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ISTANBUL: Washington’s top diplomat discussed the Israel-Hamas war with Turkey’s mercurial leader on Saturday before flying to Crete to address Greek concerns about the looming sale of US fighter jets to Ankara.

US Secretary of State Antony Blinken’s high-stakes meeting with one of Washington’s most unruly NATO allies came on the first leg of a trip that includes visits to Israel and West Bank.

Blinken’s fourth crisis tour of the three-month-old Gaza war comes with fears mounting that the conflict could engulf swathes of the Middle East.

The State Department said Blinken “emphasised the need to prevent the conflict from spreading” during more than an hour of talks with President Recep Tayyip Erdogan.

Blinken stressed the need to “work toward broader, lasting regional peace that ensures Israel’s security and advances the establishment of a Palestinian state,” the State Department said.

A Turkish diplomatic source said Foreign Minister Hakan Fiden pressed Blinken during a separate meeting for an “immediate ceasefire” that could ensure the smooth delivery of aid.

Istanbul served as a base for Hamas political leaders until raids on Israel killed around 1,140 people and triggered a reprisal offensive that the Gaza health ministry says has claimed more than 22,700 lives — most of them women and children.

Turkey asked the Hamas chiefs to leave after some were captured on video celebrating the deadliest attack in Israel’s history.

Erdogan has since turned into one of the Muslim world’s harshest critics of Washington’s support for Israel’s destructive Gaza campaign. Erdogan has compared Israeli Prime Minister Benjamin Netanyahu to Adolf Hitler and accused the United States of sponsoring the “genocide” of Palestinians.

He has also rebuffed US pressure to cut off the suspected flow of funding through Turkey to Hamas and defended the group as legitimately elected “liberators” fighting for their land.

The US State Department on Friday announced $10 million in rewards for information about five alleged Hamas foreign operatives — three of them believed to be based in Turkey — thought to be helping finance the Iran-backed group.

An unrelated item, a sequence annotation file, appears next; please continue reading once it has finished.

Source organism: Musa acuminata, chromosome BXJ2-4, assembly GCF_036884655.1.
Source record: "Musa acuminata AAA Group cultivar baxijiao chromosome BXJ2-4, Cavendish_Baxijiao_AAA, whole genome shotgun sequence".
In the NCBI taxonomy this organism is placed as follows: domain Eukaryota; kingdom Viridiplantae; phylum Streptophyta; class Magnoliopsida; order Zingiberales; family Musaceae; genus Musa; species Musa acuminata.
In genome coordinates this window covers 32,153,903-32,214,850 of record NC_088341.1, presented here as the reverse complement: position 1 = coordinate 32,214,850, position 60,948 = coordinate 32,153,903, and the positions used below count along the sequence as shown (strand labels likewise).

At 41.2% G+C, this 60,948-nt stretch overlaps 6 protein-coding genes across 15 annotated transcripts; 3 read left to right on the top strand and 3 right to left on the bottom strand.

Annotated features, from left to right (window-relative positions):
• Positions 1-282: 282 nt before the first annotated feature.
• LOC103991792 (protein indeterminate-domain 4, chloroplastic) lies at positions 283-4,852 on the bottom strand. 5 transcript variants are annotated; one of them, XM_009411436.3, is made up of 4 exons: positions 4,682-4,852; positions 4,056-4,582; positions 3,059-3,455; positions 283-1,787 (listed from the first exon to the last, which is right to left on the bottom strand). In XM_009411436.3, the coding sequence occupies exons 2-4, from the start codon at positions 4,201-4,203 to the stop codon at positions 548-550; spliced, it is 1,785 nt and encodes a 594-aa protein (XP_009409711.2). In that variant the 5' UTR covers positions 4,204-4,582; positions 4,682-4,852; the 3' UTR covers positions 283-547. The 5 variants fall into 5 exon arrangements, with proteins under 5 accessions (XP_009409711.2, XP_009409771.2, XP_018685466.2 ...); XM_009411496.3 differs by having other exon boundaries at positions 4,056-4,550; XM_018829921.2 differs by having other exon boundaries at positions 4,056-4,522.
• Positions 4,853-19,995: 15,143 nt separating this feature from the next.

Erdogan began to tone down his most strident comments after US President Joe Biden last month called the Turkish leader for the first time since the war broke out.

The call helped push along NATO member Turkey’s glacial progress in accepting Sweden into the US-led defence organisation in the wake of Russia’s war on Ukraine.

A key parliamentary committee approved Sweden’s application in late December.

Some analysts believe Biden’s call also secured Blinken’s meeting with Erdogan. The Turkish leader notably left the city during Blinken’s last visit two months ago.

Blinken entered the talks hoping to win assurances that a ratification vote on Sweden’s accession to NATO will be held soon by Turkey’s full parliament.

The State Department said Blinken and Erdogan discussed “completing Sweden’s accession to NATO and strengthening trade and investment between the United States and Turkey”.

Erdogan has been able to use Turkey’s veto power to impel Sweden into taking a tougher stance with Kurdish groups in Stockholm that Ankara views as “terrorists”.

He has also been trying to make Sweden’s approval conditional on the US delivering 40 US F-16 fighter jets and nearly 80 modernisation kits for Turkey’s ageing air force.

Biden’s administration officially backs the sale.

But Biden has been unable to overcome resistance in Congress from lawmakers who express alarm about Turkey’s position on Sweden and past military standoffs with historic rival Greece.

US administration officials expect the sale to win congressional backing soon after Turkey ratifies Sweden’s candidacy.

Blinken flew from Istanbul to the Greek island of Crete for talks with Prime Minister Kyriakos Mitsotakis.

Athens has fiercely resisted the US jet sales because of longstanding territorial disputes with Turkey in the energy-rich eastern Mediterranean region.

Greece is seeking to purchase a batch of more advanced F-35 jets from the United States to counter the perceived Turkish threat.

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